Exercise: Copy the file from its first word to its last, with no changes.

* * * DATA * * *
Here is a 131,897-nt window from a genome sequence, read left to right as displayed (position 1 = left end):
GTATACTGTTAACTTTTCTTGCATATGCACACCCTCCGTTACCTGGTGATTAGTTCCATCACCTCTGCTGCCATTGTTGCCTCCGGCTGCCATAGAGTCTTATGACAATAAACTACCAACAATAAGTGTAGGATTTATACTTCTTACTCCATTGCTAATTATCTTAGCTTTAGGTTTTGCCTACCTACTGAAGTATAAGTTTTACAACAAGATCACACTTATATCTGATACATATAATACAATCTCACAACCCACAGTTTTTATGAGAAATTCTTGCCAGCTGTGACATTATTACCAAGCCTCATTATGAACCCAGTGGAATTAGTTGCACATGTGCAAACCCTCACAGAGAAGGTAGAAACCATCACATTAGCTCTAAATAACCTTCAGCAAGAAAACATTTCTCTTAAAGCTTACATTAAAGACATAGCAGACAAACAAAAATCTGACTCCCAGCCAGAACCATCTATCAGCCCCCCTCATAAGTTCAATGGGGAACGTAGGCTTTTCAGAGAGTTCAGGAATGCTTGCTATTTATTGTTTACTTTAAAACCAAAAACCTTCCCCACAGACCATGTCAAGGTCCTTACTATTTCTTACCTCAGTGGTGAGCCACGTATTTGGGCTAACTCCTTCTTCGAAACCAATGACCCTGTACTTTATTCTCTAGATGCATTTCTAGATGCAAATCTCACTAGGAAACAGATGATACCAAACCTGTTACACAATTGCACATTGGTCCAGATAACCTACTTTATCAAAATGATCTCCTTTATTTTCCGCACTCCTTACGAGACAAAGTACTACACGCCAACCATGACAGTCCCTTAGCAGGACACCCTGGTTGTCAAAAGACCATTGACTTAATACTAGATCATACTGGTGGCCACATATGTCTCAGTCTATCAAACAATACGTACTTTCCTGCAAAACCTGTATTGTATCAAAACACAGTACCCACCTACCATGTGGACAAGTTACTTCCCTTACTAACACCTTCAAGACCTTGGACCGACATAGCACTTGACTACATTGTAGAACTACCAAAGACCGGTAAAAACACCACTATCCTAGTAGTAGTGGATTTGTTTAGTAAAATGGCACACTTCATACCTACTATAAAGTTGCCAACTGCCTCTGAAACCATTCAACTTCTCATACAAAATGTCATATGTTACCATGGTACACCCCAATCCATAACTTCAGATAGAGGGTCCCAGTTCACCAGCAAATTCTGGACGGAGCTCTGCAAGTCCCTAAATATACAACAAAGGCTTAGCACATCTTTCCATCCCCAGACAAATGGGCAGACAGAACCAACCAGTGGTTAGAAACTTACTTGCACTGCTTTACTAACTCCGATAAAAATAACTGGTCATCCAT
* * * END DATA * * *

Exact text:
Here is a 131,897-nt window from a genome sequence, read left to right as displayed (position 1 = left end):
GTATACTGTTAACTTTTCTTGCATATGCACACCCTCCGTTACCTGGTGATTAGTTCCATCACCTCTGCTGCCATTGTTGCCTCCGGCTGCCATAGAGTCTTATGACAATAAACTACCAACAATAAGTGTAGGATTTATACTTCTTACTCCATTGCTAATTATCTTAGCTTTAGGTTTTGCCTACCTACTGAAGTATAAGTTTTACAACAAGATCACACTTATATCTGATACATATAATACAATCTCACAACCCACAGTTTTTATGAGAAATTCTTGCCAGCTGTGACATTATTACCAAGCCTCATTATGAACCCAGTGGAATTAGTTGCACATGTGCAAACCCTCACAGAGAAGGTAGAAACCATCACATTAGCTCTAAATAACCTTCAGCAAGAAAACATTTCTCTTAAAGCTTACATTAAAGACATAGCAGACAAACAAAAATCTGACTCCCAGCCAGAACCATCTATCAGCCCCCCTCATAAGTTCAATGGGGAACGTAGGCTTTTCAGAGAGTTCAGGAATGCTTGCTATTTATTGTTTACTTTAAAACCAAAAACCTTCCCCACAGACCATGTCAAGGTCCTTACTATTTCTTACCTCAGTGGTGAGCCACGTATTTGGGCTAACTCCTTCTTCGAAACCAATGACCCTGTACTTTATTCTCTAGATGCATTTCTAGATGCAAATCTCACTAGGAAACAGATGATACCAAACCTGTTACACAATTGCACATTGGTCCAGATAACCTACTTTATCAAAATGATCTCCTTTATTTTCCGCACTCCTTACGAGACAAAGTACTACACGCCAACCATGACAGTCCCTTAGCAGGACACCCTGGTTGTCAAAAGACCATTGACTTAATACTAGATCATACTGGTGGCCACATATGTCTCAGTCTATCAAACAATACGTACTTTCCTGCAAAACCTGTATTGTATCAAAACACAGTACCCACCTACCATGTGGACAAGTTACTTCCCTTACTAACACCTTCAAGACCTTGGACCGACATAGCACTTGACTACATTGTAGAACTACCAAAGACCGGTAAAAACACCACTATCCTAGTAGTAGTGGATTTGTTTAGTAAAATGGCACACTTCATACCTACTATAAAGTTGCCAACTGCCTCTGAAACCATTCAACTTCTCATACAAAATGTCATATGTTACCATGGTACACCCCAATCCATAACTTCAGATAGAGGGTCCCAGTTCACCAGCAAATTCTGGACGGAGCTCTGCAAGTCCCTAAATATACAACAAAGGCTTAGCACATCTTTCCATCCCCAGACAAATGGGCAGACAGAACCAACCAGTGGTTAGAAACTTACTTGCACTGCTTTACTAACTCCGATAAAAATAACTGGTCATCCAT